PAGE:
Don’t feel that you have to read them, but maybe it’ll help you understand this process better if you do.
While you’re looking at your subgenres and the top books in them, I highly encourage you to make the following list:
When I do this I know what I need to rank as in order to keep up the continual visibility that being on the Top 100 charts of Amazon brings.
Clearly the easiest categories to rank in are Classic, Science Fiction, and Horror. For that last one I only need to sell one book a month to rank (at the bottom), or close enough.
If you know that information you’ll also know what you need to do in order to boost that ranking with a promotion.
Really, though – I’m constrained by this category.
- First, many subcategories are romance-dominated, meaning that I’ll never be able to compete with those “women-friendly” books. My books would not appeal to those female readers, for the most part.
- Next, Louis L’Amour is not a category I want to play with. I could offend readers, people that will give me a bad review just for being there.
- Then, Christian is another romance-dominated subcategory and Short Stories doesn’t apply to novels. Sure, I could put my books in the latter, but again, it’s just not the right spot for them.
- Finally, Classics and Westerns are where it’s at, but since you’re already in the Westerns category you don’t need to waste keywords. Instead focus on these smaller categories, and think about branching out into something else. I like Native American as it goes with my books and gets me even more visibility, often with a different demographic, though one that’s still interested in what I’m doing.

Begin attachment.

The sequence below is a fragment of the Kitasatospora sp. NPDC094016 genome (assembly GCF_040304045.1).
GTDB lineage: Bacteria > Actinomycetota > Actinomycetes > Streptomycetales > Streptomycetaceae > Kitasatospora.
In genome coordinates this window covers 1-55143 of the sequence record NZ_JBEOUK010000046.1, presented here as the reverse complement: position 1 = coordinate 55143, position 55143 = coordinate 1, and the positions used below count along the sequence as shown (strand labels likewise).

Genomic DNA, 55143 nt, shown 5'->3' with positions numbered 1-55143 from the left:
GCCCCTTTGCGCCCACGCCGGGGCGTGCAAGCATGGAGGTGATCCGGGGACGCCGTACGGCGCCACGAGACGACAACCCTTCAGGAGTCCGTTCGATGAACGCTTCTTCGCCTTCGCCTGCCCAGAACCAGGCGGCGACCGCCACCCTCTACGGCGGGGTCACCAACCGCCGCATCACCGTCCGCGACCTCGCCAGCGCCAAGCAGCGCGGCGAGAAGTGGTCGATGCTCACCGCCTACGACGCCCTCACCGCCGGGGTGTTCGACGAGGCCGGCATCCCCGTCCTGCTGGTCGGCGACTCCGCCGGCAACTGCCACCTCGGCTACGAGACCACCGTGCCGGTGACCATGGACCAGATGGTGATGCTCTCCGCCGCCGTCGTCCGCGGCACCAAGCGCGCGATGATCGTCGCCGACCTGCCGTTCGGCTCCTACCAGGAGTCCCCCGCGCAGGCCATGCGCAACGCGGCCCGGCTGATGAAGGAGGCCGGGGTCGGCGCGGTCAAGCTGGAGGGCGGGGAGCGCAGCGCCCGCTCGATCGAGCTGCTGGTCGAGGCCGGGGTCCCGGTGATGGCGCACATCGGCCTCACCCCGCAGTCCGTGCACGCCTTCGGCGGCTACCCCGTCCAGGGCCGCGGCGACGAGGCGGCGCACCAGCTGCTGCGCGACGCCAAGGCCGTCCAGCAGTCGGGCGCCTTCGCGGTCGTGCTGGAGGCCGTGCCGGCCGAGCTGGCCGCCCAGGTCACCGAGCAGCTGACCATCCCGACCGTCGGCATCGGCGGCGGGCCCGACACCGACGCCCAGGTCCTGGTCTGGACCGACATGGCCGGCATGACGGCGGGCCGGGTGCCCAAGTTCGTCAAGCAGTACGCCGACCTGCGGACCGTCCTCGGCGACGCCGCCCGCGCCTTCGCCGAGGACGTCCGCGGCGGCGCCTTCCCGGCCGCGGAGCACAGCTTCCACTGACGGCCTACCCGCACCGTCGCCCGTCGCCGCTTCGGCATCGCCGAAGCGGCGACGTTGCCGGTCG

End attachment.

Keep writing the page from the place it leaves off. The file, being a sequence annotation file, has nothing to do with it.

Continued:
I’ve managed to do that somewhat, but if I want some real staying-power I need to craft my book’s message so it follows a message similar to these books.
When I can do that I’ll better convince readers that my book is the one they should pick up.
Just like with those bygone days at Waldenbooks, I need to convince those Amazon shoppers that my book is the one they want to buy, not the other guy’s.
Blurbs help with that. Find some commonalities and characteristics of all the blurbs in your genre.
It’ll make it a lot easier to craft that perfect blurb of your own.